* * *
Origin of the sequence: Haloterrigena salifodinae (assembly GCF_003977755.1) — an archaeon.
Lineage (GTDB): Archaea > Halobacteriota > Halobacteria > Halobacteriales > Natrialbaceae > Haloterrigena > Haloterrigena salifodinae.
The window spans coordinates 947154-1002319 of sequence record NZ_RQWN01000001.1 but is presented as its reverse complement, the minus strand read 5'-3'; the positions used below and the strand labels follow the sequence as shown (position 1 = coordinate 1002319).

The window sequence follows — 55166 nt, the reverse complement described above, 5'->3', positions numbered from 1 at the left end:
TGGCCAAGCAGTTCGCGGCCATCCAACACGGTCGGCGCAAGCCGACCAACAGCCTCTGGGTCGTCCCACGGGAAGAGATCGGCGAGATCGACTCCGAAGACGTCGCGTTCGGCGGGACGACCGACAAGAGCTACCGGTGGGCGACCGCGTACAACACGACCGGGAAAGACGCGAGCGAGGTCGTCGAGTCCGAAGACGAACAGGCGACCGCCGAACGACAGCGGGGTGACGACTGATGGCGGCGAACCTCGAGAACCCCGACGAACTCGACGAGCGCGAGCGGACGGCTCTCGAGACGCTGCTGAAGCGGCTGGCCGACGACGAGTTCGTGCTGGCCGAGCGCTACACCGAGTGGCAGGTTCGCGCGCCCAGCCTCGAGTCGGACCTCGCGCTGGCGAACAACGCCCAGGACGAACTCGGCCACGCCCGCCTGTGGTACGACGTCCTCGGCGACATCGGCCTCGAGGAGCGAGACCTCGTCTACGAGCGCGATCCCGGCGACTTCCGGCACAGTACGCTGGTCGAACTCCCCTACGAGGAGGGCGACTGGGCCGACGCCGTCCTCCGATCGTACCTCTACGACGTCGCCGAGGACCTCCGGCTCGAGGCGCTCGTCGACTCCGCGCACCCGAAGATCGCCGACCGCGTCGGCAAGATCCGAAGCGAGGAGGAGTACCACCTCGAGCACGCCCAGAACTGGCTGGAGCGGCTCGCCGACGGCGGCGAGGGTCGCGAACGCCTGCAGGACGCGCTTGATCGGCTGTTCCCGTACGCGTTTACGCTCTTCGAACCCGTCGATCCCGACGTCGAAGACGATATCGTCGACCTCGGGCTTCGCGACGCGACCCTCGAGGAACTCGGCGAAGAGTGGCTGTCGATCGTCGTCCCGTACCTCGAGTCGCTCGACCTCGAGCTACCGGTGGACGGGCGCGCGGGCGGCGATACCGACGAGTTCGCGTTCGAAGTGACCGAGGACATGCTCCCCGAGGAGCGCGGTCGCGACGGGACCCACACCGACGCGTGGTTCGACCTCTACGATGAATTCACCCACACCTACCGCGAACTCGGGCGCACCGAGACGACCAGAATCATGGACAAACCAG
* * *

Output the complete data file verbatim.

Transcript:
Origin of the sequence: Haloterrigena salifodinae (assembly GCF_003977755.1) — an archaeon.
Lineage (GTDB): Archaea > Halobacteriota > Halobacteria > Halobacteriales > Natrialbaceae > Haloterrigena > Haloterrigena salifodinae.
The window spans coordinates 947154-1002319 of sequence record NZ_RQWN01000001.1 but is presented as its reverse complement, the minus strand read 5'-3'; the positions used below and the strand labels follow the sequence as shown (position 1 = coordinate 1002319).

The window sequence follows — 55166 nt, the reverse complement described above, 5'->3', positions numbered from 1 at the left end:
TGGCCAAGCAGTTCGCGGCCATCCAACACGGTCGGCGCAAGCCGACCAACAGCCTCTGGGTCGTCCCACGGGAAGAGATCGGCGAGATCGACTCCGAAGACGTCGCGTTCGGCGGGACGACCGACAAGAGCTACCGGTGGGCGACCGCGTACAACACGACCGGGAAAGACGCGAGCGAGGTCGTCGAGTCCGAAGACGAACAGGCGACCGCCGAACGACAGCGGGGTGACGACTGATGGCGGCGAACCTCGAGAACCCCGACGAACTCGACGAGCGCGAGCGGACGGCTCTCGAGACGCTGCTGAAGCGGCTGGCCGACGACGAGTTCGTGCTGGCCGAGCGCTACACCGAGTGGCAGGTTCGCGCGCCCAGCCTCGAGTCGGACCTCGCGCTGGCGAACAACGCCCAGGACGAACTCGGCCACGCCCGCCTGTGGTACGACGTCCTCGGCGACATCGGCCTCGAGGAGCGAGACCTCGTCTACGAGCGCGATCCCGGCGACTTCCGGCACAGTACGCTGGTCGAACTCCCCTACGAGGAGGGCGACTGGGCCGACGCCGTCCTCCGATCGTACCTCTACGACGTCGCCGAGGACCTCCGGCTCGAGGCGCTCGTCGACTCCGCGCACCCGAAGATCGCCGACCGCGTCGGCAAGATCCGAAGCGAGGAGGAGTACCACCTCGAGCACGCCCAGAACTGGCTGGAGCGGCTCGCCGACGGCGGCGAGGGTCGCGAACGCCTGCAGGACGCGCTTGATCGGCTGTTCCCGTACGCGTTTACGCTCTTCGAACCCGTCGATCCCGACGTCGAAGACGATATCGTCGACCTCGGGCTTCGCGACGCGACCCTCGAGGAACTCGGCGAAGAGTGGCTGTCGATCGTCGTCCCGTACCTCGAGTCGCTCGACCTCGAGCTACCGGTGGACGGGCGCGCGGGCGGCGATACCGACGAGTTCGCGTTCGAAGTGACCGAGGACATGCTCCCCGAGGAGCGCGGTCGCGACGGGACCCACACCGACGCGTGGTTCGACCTCTACGATGAATTCACCCACACCTACCGCGAACTCGGGCGCACCGAGACGACCAGAATCATGGACAAACCAG